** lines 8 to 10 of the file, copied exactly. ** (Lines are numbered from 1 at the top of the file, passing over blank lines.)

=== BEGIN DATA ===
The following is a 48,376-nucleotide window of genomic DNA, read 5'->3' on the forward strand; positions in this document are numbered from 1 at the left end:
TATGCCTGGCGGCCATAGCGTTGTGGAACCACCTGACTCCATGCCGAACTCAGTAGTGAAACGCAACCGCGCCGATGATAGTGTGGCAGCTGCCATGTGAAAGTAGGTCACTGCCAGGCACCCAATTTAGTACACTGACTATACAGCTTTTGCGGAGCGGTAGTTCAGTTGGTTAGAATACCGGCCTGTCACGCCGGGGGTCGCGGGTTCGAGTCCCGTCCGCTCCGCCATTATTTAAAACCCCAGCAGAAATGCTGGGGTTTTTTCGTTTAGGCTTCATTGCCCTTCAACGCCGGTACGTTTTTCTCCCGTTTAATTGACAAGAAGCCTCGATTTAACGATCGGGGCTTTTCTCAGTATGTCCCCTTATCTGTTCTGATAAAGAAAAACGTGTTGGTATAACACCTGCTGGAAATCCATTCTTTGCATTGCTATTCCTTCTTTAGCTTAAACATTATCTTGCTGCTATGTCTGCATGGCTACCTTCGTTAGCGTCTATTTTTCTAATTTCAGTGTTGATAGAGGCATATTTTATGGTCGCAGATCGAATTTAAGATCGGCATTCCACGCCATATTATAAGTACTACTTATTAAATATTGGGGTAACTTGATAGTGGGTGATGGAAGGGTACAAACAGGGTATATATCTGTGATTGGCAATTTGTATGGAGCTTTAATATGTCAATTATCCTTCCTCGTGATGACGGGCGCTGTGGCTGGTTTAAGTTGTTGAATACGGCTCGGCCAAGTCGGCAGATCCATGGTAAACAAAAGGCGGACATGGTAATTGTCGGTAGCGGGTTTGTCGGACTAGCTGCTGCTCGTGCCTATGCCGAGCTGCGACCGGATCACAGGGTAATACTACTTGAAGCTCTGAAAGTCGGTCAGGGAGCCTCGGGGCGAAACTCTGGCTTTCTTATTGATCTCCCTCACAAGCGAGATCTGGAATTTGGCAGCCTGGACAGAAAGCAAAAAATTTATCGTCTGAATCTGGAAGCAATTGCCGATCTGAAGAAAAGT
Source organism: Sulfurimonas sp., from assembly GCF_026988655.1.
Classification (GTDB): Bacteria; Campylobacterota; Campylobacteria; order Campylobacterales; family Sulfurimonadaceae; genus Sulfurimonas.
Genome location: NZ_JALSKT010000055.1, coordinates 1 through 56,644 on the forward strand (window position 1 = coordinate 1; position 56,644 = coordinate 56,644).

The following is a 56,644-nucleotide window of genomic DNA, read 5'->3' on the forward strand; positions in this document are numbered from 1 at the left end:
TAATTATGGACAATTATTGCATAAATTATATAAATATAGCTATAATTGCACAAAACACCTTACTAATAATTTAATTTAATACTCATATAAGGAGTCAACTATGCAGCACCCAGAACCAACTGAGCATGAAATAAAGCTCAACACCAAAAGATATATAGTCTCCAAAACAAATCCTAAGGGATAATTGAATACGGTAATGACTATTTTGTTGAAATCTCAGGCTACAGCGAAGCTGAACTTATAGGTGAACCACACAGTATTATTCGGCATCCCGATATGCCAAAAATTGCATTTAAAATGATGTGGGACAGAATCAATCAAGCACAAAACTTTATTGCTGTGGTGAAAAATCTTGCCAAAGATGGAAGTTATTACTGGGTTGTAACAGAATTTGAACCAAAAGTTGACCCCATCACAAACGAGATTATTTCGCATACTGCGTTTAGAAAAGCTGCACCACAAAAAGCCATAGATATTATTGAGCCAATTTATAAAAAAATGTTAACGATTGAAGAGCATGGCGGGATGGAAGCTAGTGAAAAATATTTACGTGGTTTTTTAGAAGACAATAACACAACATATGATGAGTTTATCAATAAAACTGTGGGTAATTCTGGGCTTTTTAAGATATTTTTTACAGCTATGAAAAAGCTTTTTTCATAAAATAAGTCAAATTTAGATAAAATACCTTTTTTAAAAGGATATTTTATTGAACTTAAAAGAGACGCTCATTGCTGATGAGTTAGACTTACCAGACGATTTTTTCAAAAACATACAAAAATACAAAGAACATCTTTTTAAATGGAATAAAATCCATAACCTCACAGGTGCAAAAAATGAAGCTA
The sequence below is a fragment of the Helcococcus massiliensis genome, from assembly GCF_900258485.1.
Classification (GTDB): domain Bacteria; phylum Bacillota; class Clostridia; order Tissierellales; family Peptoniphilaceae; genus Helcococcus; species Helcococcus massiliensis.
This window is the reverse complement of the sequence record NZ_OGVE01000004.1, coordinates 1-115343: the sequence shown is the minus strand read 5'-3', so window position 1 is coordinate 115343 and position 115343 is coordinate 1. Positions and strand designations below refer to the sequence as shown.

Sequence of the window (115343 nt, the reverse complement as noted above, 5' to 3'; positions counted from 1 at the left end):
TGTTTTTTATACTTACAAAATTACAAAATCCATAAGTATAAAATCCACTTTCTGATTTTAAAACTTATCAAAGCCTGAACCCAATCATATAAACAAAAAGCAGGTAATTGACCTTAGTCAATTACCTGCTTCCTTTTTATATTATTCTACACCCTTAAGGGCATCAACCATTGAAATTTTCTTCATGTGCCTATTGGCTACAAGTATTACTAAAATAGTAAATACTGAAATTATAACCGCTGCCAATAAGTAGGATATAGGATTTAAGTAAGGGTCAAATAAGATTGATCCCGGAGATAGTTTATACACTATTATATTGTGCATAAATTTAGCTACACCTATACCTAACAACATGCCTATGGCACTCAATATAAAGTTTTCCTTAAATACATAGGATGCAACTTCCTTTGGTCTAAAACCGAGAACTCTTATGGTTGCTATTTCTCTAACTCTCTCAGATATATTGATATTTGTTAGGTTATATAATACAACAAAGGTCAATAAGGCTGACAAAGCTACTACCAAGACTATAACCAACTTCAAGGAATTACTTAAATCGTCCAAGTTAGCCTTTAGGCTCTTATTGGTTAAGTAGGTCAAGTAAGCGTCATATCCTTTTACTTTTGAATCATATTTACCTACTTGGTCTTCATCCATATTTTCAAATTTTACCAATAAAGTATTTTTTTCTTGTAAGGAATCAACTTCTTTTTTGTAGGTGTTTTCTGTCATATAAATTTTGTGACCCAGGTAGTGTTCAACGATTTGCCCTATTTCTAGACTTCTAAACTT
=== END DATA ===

The sequence below is a fragment of the Helcococcus massiliensis genome, from assembly GCF_900258485.1.
Classification (GTDB): domain Bacteria; phylum Bacillota; class Clostridia; order Tissierellales; family Peptoniphilaceae; genus Helcococcus; species Helcococcus massiliensis.
This window is the reverse complement of the sequence record NZ_OGVE01000004.1, coordinates 1-115343: the sequence shown is the minus strand read 5'-3', so window position 1 is coordinate 115343 and position 115343 is coordinate 1. Positions and strand designations below refer to the sequence as shown.